Webster’s New World Dictionary defines the word “dilly-dally” to mean “to waste time in hesitation or vacillation.” Whether we use that word or words like procrastinate, dawdle, filibuster or stall, Washington DC is certainly dragging its collective feet on the question of the payroll tax holiday.

The basic issue is whether the one-year 2% employee payroll tax holiday in effect for 2011 will be extended, ended or expanded.

While at least 4 scenarios could play out on Capitol Hill, about one thing we can be certain: the employee payroll tax in 2012 will not revert back to 6.2%. As confident as we can be that the sun will rise in the morning, we can be confident that Congress will not increase payroll taxes in a presidential election year. A 2% “increase” in the payroll tax rate next year would translate into a $900 tax hike for the average household. It’s not going to happen. Read more.

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Payroll Tax Holiday: Congress Dilly-Dallying

Fri Dec 2, 2011

Webster’s New World Dictionary defines the word “dilly-dally” to mean “to waste time in hesitation or vacillation.” Whether we use that word or words like procrastinate, dawdle, filibuster or stall, Washington DC is certainly dragging its collective feet on the question of the payroll tax holiday.

The basic issue is whether the one-year 2% employee payroll tax holiday in effect for 2011 will be extended, ended or expanded.

While at least 4 scenarios could play out on Capitol Hill, about one thing we can be certain: the employee payroll tax in 2012 will not revert back to 6.2%. As confident as we can be that the sun will rise in the morning, we can be confident that Congress will not increase payroll taxes in a presidential election year. A 2% “increase” in the payroll tax rate next year would translate into a $900 tax hike for the average household. It’s not going to happen.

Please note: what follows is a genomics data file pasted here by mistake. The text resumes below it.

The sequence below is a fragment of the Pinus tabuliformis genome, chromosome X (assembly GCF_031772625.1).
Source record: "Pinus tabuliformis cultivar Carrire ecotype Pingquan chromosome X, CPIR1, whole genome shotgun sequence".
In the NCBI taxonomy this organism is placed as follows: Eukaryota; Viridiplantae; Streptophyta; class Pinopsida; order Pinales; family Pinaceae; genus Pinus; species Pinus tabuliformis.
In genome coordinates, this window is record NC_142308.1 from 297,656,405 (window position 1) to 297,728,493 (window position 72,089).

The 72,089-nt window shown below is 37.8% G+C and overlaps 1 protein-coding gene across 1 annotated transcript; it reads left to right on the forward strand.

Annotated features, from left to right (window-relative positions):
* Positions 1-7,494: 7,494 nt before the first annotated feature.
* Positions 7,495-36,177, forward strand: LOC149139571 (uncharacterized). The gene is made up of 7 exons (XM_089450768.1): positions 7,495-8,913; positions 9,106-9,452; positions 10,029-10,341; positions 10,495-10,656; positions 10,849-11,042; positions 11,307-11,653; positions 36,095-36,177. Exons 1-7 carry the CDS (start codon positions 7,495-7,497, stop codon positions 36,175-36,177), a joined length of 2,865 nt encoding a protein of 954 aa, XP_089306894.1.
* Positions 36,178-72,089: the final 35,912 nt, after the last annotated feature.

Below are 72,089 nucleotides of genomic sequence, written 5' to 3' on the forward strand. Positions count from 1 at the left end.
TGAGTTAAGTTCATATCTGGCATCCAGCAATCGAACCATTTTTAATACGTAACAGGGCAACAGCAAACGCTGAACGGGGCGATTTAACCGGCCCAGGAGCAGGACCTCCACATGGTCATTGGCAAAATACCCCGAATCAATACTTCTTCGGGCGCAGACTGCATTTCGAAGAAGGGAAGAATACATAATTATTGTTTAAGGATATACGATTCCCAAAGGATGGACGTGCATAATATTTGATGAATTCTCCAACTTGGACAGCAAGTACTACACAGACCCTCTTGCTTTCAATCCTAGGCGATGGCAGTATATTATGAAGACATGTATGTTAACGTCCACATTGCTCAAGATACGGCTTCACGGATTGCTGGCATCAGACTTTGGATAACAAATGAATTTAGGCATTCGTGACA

So why the delay? What are the likely scenarios? When will all this be resolved?

To answer the last question first, this issue will be resolved by December 16—to give payroll systems time to put new payroll tax withholding in place by January 1, 2012.

Why the dilly-dallying? Perhaps the main reason why this issue is percolating into December is that back in September President Obama proposed, as part of his “Jobs for Americans Act,” not just an extension of the 2011 payroll tax holiday but a major expansion to stimulate the economy.

 

The “Pay-For”—

Further complicating things is that, because annual federal budget deficits are forecast in the $1 trillion range and the government’s public debt has topped out at a record $15 trillion, any tax cut must be “paid-for” by offsetting spending cuts or tax increases. It’s estimated that extending the 2% payroll tax holiday through 2012 would cost the Social Security Trust Fund a minimum of $120 billion—which of course the U.S. Treasury would make up for out of general tax revenue.

President Obama’s proposal to “pay-for” an expansion of the payroll tax holiday by capping income tax deductions at 28% was dead-on-arrival on Capitol Hill, so Congress needs to find some other way to offset the budget impact of any 2012 tax holiday.

 

Competing Scenarios—